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Plank Eye

April 29, 2014

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I have it.

You have it.

We all have it.

It’s called “Plank Eye”.

Have you found yourself asking the question: Why does this person annoy me so much?

When someone does something even slightly wrong that annoys you, do you detect the hypocrisy?

We all do it. The colleague or housemate that we think should work harder or do more. A class or team mate who we think should be more thoughtful and less selfish.

It is a worrying truth that we can all hold such high expectations, which we apply to everyone but ourselves. We quite happily let sinister and destructive attitudes go unchecked and undealt with in our own hearts. But when it comes to ‘that person’ – we expect and demand of them perfection.

So why are relationships so difficult in the first place?

God, in His word the Bible, tells us that it is wholly because of sin.

And yes, it certainly is the sin of others, but more importantly, it is because of our own sin! The Bible, diagnoses and locates this ‘evil’ in every one of our hearts:

“A good man brings good things out of the good stored up in his heart, and an evil man brings evil things out of the evil stored up in his heart. For the mouth speaks what the heart is full of,” (Luke 6:45).

Jesus further exposes the hypocrisy in us when he says:

“Why do you look at the speck of sawdust in your brother’s eye and pay no attention to the plank in your own eye?” (Matthew 7:3).

The point Jesus is making here is that when we view sin in others, our vision is already heavily impaired. Can you see out of an eye that has a plank in it? Answer: You can’t!

So we are trying to use minds and hearts that are corrupted by our own sin to judge the actions (or inaction) of another, without even knowing the person’s heart condition! You see the difficulty? It’s impossible!

Jesus says that if we remove the plank we’ve got lodged in our eye then, and only then, we will be able to see, to help with the speck in theirs.

This means that when we are tempted to jump to conclusions or criticism about the behaviour of others, we must examine our own hearts; our attitudes towards God and towards them; and ask God to first change us.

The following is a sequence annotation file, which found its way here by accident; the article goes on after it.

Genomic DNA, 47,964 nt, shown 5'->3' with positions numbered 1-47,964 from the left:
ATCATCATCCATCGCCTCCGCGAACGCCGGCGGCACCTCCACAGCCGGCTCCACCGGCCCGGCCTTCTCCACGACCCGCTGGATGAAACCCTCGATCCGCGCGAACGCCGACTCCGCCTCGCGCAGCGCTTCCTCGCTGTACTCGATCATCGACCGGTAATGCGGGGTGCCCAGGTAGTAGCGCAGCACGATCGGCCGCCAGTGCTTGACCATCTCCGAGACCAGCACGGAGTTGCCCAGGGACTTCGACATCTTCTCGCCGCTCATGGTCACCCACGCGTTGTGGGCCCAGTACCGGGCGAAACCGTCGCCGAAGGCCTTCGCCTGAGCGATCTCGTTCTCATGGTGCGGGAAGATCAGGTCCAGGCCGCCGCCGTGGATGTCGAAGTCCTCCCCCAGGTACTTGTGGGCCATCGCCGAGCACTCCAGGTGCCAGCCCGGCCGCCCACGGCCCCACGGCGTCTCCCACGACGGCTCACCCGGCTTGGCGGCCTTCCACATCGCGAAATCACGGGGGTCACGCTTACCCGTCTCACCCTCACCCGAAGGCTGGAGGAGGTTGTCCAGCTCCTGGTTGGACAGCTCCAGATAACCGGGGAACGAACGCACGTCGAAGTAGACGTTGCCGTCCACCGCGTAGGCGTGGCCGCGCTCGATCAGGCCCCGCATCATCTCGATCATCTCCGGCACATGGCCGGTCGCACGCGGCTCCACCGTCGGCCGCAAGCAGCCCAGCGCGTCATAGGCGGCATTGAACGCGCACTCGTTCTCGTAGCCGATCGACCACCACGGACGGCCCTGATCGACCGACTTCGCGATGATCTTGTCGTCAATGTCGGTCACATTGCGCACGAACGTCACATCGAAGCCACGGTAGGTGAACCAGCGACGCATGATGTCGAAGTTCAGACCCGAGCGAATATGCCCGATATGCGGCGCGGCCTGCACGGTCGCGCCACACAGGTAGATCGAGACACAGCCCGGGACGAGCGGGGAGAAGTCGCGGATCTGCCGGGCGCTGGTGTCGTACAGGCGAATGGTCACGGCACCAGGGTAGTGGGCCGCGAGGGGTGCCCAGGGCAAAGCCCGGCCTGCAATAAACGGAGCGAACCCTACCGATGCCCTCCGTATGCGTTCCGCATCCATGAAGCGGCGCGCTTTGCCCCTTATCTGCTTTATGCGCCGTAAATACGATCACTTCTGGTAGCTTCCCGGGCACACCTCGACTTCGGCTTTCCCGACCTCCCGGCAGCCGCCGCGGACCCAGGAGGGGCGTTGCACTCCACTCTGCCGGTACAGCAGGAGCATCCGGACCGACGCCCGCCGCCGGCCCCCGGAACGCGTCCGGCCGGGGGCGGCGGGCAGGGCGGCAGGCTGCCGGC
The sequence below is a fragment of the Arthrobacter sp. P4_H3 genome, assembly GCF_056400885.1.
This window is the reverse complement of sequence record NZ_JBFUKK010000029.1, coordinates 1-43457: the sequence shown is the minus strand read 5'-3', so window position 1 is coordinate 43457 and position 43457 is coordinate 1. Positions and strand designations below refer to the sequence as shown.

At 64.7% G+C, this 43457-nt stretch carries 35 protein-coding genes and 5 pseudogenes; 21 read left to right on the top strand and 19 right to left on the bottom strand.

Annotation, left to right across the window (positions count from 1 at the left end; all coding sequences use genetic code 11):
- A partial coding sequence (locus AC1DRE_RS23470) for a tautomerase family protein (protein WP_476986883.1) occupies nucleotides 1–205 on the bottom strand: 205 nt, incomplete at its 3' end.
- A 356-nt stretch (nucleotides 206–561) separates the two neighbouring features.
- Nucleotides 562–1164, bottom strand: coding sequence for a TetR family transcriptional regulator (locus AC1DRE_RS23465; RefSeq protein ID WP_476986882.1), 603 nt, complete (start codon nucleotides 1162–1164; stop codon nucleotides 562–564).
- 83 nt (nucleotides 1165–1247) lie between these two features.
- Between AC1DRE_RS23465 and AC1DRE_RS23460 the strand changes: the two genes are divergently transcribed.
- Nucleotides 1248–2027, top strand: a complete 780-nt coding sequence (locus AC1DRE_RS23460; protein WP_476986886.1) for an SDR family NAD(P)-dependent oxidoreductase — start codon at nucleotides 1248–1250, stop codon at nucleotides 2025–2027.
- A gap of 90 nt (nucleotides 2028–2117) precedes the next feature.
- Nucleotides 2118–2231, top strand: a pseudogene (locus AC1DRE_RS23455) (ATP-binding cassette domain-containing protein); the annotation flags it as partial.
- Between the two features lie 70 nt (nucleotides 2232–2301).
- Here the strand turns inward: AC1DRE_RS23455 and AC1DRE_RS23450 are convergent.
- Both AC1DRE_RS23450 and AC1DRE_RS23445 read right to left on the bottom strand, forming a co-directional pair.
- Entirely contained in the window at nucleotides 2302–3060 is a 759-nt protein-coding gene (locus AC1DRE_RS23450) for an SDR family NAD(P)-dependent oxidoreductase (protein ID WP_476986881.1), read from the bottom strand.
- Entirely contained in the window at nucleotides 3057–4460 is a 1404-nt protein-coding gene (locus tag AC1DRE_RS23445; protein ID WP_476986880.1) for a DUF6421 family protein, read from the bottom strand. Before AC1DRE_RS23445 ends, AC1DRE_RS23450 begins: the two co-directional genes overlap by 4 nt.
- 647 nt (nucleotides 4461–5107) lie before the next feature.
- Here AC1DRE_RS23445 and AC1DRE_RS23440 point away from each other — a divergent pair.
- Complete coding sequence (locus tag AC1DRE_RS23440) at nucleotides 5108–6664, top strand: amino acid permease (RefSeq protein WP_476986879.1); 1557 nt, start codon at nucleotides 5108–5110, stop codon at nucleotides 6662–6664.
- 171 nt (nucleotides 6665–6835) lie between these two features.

And He does that through his Word, which first makes us aware of our sin, but which also tells us of God’s perfect Son, Jesus. Jesus died on the Cross to take our punishment upon himself. And, once forgiven, we receive God’s Holy Spirit who is able to transform our thoughts and behaviour, giving us victory over sin and its power in our lives.

The stark reminder is this: compared to others we may think we are better. But when compared to God’s holy standard (which demands us to “Be Holy, because I am Holy”), every single person falls short. And we would all be in serious trouble had it not been for God showing us mercy first.

This is really challenging stuff. But, if grasped, it has the power to transform every little irritation, which previously only served to rattle your cage or boost your ego, into a vital spiritual MOT for your heart.

The clear warning, however, is that if we continue to resist God in his ability to challenge and change us, we can only ever be blind to our own sin. We will become people who are stubborn and self-righteous, and are overbearing or unforgiving with others.

It seemed appropriate to write about something that I recognise as a serious need to apply in my own life. As I look back on the past week, I’m shocked at the number of hurts which I have lobbied against others, which I have not even recognised in myself. For these, I can only find the person to say sorry. But for the future, in light of these passages and with God’s help, I’ll take a look at my own Plank Eye first.


By The Cornerstone Team